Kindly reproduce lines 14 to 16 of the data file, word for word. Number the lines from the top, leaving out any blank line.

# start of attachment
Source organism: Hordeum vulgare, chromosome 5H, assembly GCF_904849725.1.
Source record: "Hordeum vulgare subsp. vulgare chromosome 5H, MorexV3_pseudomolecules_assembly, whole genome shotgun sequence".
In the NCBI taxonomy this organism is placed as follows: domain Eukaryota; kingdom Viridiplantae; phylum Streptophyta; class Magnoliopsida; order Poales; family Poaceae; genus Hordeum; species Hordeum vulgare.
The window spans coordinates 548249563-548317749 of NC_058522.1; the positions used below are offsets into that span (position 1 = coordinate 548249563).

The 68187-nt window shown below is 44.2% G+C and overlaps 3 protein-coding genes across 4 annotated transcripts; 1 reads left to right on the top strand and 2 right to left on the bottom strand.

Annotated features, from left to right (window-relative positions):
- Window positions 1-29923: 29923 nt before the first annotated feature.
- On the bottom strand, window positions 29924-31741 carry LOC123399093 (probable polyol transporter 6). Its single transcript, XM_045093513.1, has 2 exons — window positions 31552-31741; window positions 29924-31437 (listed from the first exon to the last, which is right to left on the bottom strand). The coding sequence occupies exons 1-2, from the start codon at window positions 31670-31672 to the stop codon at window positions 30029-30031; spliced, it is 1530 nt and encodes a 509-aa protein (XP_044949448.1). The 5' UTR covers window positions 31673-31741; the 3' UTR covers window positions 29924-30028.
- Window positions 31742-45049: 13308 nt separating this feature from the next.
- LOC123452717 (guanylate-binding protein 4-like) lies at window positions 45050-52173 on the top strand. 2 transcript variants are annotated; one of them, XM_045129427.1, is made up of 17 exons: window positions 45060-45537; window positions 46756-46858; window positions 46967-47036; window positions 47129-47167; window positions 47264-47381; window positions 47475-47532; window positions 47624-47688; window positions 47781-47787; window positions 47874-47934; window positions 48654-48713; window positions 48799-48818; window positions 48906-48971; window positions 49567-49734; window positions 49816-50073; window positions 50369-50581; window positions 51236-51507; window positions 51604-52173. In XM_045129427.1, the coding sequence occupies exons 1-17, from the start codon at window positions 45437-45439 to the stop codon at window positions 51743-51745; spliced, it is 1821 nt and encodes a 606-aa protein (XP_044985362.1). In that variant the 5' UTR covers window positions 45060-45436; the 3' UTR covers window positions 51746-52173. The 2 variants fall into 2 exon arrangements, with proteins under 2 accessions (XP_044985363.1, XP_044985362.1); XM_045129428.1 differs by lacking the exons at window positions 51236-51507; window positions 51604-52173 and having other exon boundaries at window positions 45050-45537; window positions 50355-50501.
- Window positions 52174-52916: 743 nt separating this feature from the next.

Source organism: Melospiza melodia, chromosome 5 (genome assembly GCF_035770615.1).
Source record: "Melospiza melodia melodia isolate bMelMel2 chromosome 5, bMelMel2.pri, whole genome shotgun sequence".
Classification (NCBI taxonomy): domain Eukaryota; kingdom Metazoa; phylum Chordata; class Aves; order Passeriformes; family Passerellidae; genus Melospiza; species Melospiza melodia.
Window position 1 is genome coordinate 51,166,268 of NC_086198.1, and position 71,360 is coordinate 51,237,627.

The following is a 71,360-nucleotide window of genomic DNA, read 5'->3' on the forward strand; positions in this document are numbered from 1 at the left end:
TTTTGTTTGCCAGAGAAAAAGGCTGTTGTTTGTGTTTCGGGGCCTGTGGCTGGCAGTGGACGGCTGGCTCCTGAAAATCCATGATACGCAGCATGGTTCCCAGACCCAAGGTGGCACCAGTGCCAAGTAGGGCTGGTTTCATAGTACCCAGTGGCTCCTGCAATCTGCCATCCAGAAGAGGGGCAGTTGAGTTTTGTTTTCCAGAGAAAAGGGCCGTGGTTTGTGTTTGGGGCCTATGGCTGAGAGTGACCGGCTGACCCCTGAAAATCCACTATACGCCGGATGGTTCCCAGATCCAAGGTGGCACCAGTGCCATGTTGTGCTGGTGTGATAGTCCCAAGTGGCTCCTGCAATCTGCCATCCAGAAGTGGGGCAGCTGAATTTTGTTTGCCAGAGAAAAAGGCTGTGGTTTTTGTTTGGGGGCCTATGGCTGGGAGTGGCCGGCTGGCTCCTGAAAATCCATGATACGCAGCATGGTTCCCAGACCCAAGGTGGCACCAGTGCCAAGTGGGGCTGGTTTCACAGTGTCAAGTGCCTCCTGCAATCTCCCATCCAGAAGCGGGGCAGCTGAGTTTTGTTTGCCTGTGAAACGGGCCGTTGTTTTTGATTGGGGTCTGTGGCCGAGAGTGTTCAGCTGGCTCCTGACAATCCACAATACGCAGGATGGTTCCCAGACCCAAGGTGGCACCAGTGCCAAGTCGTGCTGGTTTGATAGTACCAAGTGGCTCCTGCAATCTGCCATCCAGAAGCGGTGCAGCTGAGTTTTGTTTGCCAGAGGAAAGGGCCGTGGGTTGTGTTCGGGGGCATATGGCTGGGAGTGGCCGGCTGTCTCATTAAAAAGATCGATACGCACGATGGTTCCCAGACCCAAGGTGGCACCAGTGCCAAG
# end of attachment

Classification (NCBI taxonomy): domain Eukaryota; kingdom Metazoa; phylum Chordata; class Aves; order Passeriformes; family Passerellidae; genus Melospiza; species Melospiza melodia.
Window position 1 is genome coordinate 51,166,268 of NC_086198.1, and position 71,360 is coordinate 51,237,627.

The following is a 71,360-nucleotide window of genomic DNA, read 5'->3' on the forward strand; positions in this document are numbered from 1 at the left end: